Instead of looking for ways to avoid paying spousal maintenance and finding yourself in all kinds of legal trouble, you should look for ways to reduce your exposure to it. Here are some practical and legal methods you can utilize to reduce your exposure to spousal maintenance or support:


  • Creating a prenuptial or postnuptial agreement
  • Submitting proof that your former spouse doesn’t require spousal maintenance
  • Proving that your former spouse was unfaithful
  • Filing a fault divorce
  • Giving your former spouse assets as opposed to spousal maintenance.

For more practical steps to redcue your exposure to spousal maintenance without breaking the law, you should consider getting in touch with our maintenance lawyers at Douglas Family Law Group.




How Is Maintenance Determined?

To determine whether spousal support or maintenance is appropriate, the judge will look at the needs of the spouse asking for support and whether the other spouse has the financial ability to provide financial assistance.


New York law requires courts to use a formula to calculate temporary maintenance before the divorce is finalized. But the judge can choose to award a different amount if they decide that the calculated support would be unfair.


The court also looks at the following factors when making a decision:


  • The sources of income
  • The length of your marriage
  • The occupations of the parties and their incomes
  • The age and health of the parties
  • The conduct of the parties during the marriage
  • Any special needs of the parties
  • Employability and vocational skills of the spouses
  • The opportunity for each party to acquire assets and income in the future
  • The existence of a premarital joint household
  • The ability of the receiving spouse to become self-supporting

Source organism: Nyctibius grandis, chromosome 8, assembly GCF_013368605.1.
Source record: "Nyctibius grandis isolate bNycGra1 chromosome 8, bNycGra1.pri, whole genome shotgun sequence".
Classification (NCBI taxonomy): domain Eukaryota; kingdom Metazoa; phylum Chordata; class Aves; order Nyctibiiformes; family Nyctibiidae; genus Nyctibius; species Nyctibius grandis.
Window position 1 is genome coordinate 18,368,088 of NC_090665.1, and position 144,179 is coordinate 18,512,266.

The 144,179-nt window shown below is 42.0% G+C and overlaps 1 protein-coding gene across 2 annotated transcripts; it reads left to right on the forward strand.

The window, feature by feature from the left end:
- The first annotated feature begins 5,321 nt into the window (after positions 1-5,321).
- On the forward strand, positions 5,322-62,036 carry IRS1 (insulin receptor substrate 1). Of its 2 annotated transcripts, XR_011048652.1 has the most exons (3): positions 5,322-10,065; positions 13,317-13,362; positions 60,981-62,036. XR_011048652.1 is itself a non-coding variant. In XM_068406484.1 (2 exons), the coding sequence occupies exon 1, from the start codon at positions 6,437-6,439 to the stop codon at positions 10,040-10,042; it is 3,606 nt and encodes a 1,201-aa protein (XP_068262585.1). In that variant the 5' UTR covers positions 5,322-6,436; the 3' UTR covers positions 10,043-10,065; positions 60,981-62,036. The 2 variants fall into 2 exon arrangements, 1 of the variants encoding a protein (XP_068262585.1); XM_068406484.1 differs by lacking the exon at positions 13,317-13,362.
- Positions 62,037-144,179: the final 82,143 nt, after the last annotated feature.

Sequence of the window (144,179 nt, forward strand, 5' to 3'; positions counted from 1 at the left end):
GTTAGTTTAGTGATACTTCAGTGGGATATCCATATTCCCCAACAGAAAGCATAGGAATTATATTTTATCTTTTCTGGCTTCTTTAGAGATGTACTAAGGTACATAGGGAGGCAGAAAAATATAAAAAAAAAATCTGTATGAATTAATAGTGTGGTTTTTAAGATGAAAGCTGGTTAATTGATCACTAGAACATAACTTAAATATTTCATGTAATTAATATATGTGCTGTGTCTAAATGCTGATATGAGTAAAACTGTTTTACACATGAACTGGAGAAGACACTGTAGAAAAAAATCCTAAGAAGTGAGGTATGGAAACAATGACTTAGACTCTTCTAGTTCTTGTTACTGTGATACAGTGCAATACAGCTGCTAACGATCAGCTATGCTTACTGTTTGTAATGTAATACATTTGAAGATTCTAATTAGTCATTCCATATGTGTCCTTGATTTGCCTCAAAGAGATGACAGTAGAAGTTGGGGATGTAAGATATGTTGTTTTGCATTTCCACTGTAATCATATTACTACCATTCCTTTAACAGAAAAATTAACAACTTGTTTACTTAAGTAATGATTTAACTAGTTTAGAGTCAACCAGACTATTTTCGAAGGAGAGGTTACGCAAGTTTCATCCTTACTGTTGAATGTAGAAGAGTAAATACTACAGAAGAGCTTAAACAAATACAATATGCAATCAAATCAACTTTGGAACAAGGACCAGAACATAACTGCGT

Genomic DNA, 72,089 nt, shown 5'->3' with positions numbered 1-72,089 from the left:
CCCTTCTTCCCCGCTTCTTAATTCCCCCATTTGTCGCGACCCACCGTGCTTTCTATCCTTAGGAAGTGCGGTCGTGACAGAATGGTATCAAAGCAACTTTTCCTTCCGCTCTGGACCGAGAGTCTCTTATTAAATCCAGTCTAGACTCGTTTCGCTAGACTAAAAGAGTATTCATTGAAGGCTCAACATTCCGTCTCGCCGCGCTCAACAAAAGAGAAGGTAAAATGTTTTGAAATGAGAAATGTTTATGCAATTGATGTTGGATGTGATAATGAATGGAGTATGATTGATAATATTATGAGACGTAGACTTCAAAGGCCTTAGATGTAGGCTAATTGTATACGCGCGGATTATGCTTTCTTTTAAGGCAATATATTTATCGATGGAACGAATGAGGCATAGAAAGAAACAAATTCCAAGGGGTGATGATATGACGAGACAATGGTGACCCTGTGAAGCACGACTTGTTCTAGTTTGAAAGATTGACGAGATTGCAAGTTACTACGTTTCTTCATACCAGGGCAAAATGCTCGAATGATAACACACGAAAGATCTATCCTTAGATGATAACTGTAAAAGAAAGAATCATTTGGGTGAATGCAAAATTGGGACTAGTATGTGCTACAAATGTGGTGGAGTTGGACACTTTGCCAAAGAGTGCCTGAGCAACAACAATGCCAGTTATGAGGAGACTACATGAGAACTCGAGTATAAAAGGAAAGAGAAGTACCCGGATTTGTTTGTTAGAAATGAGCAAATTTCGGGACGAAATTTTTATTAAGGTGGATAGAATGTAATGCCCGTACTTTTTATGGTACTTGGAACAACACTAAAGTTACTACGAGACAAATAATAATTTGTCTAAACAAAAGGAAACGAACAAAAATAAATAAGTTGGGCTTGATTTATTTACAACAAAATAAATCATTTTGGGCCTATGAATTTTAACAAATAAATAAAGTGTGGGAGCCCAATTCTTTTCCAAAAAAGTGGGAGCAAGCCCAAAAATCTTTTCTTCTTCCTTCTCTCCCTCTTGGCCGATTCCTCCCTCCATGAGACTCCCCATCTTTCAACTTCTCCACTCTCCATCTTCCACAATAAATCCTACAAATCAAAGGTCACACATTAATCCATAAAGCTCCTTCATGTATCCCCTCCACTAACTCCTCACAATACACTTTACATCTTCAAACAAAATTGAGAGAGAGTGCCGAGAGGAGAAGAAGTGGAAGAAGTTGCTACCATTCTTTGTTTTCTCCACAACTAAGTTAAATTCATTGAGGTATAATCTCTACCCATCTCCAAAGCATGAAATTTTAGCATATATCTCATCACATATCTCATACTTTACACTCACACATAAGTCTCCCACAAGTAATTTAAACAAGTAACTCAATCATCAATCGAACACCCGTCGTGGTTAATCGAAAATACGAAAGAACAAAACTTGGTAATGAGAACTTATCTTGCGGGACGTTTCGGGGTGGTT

• The loss of health insurance benefits as a result of the divorce.




How Much Maintenance Will I Have to Pay?

New York courts use two different formulas for calculating spousal support/maintenance awards or payments depending on whether or not child support will be a factor in the divorce.



Formula 1

If the non-custodial parent is required to pay both spousal support and child support, the payment will be calculated by taking 20% of the payor’s annual net income and subtracting 25% of the payee’s annual net income.


For instance, if the payor’s annual income is $100,000, while the payee is $60,000, spousal support will be determined by subtracting $12,500 (25% of $60,000) from $20,000 (20% of $100,000) for a total of $7,500. Since spousal support is usually paid monthly, this would be divided into 12 equal monthly payments of $625.



Formula 2

If child support isn’t a factor or when the custodial parent will be paying spousal support to the other spouse, a different formula is used.


The payment in this case will be calculated by taking 30% of the payor’s annual net income and subtracting 20% of the payee’s income and comparing this amount to 40% of the couple’s combined income, less the income of the lower-paid spouse. The spousal support awarded will be the lesser of these two amounts.


Using the example from formula 1, the spousal support would be calculated by subtracting $12,000 (20% of $60,000) from $30,000 (30% of $100,000), for a total of $18,000.


40% of the combined income, $160,000, would be $64,000. When we subtract the lower-paid spouse’s income, $60,000, from $64,000, we get a support payment of $4,000. 


We take the lesser of these two calculations, or $4,000, and divide that by 12 to get our monthly payment of $333.33.


It is important to note that New York law imposes an income cap. The Maintenance Guidelines Act has set the income cap at $203,000 as of March 1, 2022. This means that if the payor’s income or the couple’s combined income is higher than $203,000, the spousal support calculation is determined based on the income up to $203,000. The income cap is changed every 2 years in accordance with the Consumer Price Index.




How Long Does Maintenance Last?

Maintenance in New York can be either “durational” or “non-durational” depending on the circumstances specific to your case. The court typically orders durational maintenance for a fixed period of time.